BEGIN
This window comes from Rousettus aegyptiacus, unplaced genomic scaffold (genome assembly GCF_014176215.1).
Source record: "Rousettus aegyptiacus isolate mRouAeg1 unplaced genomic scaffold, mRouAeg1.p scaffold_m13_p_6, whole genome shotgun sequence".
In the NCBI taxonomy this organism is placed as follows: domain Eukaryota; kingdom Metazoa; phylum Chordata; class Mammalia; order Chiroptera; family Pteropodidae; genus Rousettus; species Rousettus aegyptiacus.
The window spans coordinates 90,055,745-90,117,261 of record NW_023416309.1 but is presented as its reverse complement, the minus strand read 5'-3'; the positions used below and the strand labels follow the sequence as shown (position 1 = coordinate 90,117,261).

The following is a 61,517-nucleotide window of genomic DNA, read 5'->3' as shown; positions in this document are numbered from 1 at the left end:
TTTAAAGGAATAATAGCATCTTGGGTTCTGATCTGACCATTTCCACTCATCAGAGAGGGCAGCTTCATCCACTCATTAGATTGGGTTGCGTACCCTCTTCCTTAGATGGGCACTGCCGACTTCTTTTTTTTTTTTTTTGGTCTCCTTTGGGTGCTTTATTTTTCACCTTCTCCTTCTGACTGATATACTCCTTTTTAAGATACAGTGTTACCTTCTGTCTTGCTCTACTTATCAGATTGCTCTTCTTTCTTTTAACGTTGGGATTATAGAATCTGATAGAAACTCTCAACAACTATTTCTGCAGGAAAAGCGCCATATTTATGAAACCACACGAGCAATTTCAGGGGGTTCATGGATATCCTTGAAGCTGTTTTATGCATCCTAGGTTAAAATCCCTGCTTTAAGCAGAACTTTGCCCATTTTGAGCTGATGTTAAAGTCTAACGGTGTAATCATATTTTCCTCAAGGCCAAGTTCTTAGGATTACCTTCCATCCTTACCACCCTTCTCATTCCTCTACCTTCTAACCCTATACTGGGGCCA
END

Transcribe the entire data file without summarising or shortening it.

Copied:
This window comes from Rousettus aegyptiacus, unplaced genomic scaffold (genome assembly GCF_014176215.1).
Source record: "Rousettus aegyptiacus isolate mRouAeg1 unplaced genomic scaffold, mRouAeg1.p scaffold_m13_p_6, whole genome shotgun sequence".
In the NCBI taxonomy this organism is placed as follows: domain Eukaryota; kingdom Metazoa; phylum Chordata; class Mammalia; order Chiroptera; family Pteropodidae; genus Rousettus; species Rousettus aegyptiacus.
The window spans coordinates 90,055,745-90,117,261 of record NW_023416309.1 but is presented as its reverse complement, the minus strand read 5'-3'; the positions used below and the strand labels follow the sequence as shown (position 1 = coordinate 90,117,261).

The following is a 61,517-nucleotide window of genomic DNA, read 5'->3' as shown; positions in this document are numbered from 1 at the left end:
TTTAAAGGAATAATAGCATCTTGGGTTCTGATCTGACCATTTCCACTCATCAGAGAGGGCAGCTTCATCCACTCATTAGATTGGGTTGCGTACCCTCTTCCTTAGATGGGCACTGCCGACTTCTTTTTTTTTTTTTTTGGTCTCCTTTGGGTGCTTTATTTTTCACCTTCTCCTTCTGACTGATATACTCCTTTTTAAGATACAGTGTTACCTTCTGTCTTGCTCTACTTATCAGATTGCTCTTCTTTCTTTTAACGTTGGGATTATAGAATCTGATAGAAACTCTCAACAACTATTTCTGCAGGAAAAGCGCCATATTTATGAAACCACACGAGCAATTTCAGGGGGTTCATGGATATCCTTGAAGCTGTTTTATGCATCCTAGGTTAAAATCCCTGCTTTAAGCAGAACTTTGCCCATTTTGAGCTGATGTTAAAGTCTAACGGTGTAATCATATTTTCCTCAAGGCCAAGTTCTTAGGATTACCTTCCATCCTTACCACCCTTCTCATTCCTCTACCTTCTAACCCTATACTGGGGCCA